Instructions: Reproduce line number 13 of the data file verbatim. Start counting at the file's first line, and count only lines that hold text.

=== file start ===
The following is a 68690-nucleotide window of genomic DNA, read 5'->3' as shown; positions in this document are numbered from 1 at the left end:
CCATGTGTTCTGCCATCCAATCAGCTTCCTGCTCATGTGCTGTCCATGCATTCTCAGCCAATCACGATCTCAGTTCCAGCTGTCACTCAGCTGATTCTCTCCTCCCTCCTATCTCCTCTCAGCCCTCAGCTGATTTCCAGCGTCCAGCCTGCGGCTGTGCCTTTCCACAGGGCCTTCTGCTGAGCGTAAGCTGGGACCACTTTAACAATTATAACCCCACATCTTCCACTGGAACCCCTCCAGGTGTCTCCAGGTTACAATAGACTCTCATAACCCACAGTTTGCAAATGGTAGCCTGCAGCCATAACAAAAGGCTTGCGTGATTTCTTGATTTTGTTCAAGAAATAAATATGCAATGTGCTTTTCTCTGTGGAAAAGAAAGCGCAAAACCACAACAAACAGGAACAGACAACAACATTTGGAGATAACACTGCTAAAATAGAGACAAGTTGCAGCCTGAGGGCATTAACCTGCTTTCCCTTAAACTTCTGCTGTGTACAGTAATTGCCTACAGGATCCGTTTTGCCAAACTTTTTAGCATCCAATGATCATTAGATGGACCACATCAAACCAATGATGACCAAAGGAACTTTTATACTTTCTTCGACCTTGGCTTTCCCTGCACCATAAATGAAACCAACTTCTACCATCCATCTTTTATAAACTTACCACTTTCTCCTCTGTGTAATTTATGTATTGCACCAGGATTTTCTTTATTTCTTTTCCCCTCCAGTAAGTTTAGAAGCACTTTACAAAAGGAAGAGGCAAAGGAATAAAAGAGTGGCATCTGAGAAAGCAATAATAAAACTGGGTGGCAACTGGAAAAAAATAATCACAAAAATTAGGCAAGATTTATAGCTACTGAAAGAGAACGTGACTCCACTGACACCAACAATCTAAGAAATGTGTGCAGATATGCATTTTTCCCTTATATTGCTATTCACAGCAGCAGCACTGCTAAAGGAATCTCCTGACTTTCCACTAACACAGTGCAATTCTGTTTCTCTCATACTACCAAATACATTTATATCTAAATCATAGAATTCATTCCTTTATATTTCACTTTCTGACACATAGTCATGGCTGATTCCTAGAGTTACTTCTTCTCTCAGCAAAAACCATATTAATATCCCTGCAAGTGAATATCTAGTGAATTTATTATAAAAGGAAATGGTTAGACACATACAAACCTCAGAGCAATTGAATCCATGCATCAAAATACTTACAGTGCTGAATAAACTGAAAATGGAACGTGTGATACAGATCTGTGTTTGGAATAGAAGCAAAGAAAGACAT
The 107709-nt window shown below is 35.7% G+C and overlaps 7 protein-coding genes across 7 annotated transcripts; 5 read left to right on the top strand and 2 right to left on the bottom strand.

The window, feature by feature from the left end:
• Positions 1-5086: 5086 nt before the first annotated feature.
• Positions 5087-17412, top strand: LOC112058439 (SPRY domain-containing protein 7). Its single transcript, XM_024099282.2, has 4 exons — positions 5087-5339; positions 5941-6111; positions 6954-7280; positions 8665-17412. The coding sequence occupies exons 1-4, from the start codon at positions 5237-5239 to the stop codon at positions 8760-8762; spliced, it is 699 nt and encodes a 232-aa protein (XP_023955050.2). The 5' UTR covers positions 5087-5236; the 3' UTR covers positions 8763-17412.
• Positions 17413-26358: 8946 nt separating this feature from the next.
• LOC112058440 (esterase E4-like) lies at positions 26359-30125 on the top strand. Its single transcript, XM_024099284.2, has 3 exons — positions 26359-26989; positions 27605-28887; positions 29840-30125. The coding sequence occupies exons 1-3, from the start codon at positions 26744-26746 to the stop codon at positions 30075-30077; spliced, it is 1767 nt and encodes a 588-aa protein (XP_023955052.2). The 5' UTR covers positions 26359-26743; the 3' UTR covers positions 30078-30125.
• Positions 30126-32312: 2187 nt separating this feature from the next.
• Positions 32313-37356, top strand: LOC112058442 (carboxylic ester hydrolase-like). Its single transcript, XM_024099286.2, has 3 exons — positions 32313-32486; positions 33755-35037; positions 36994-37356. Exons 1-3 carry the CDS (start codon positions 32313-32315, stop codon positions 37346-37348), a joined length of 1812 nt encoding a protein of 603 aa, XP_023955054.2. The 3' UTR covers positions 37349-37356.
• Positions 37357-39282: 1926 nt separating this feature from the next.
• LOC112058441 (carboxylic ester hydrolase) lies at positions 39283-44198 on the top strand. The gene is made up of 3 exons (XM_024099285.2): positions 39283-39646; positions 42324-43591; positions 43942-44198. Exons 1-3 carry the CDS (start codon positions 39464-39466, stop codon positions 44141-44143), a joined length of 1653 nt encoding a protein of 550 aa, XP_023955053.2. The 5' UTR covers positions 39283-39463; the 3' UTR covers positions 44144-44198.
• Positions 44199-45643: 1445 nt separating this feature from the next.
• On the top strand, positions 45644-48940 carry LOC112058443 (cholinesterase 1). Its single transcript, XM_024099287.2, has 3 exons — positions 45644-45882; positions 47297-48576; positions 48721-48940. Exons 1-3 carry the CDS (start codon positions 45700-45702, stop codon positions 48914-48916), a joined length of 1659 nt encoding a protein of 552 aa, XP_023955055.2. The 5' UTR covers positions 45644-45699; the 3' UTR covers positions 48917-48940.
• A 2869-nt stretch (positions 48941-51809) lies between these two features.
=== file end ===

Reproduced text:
• Positions 44199-45643: 1445 nt separating this feature from the next.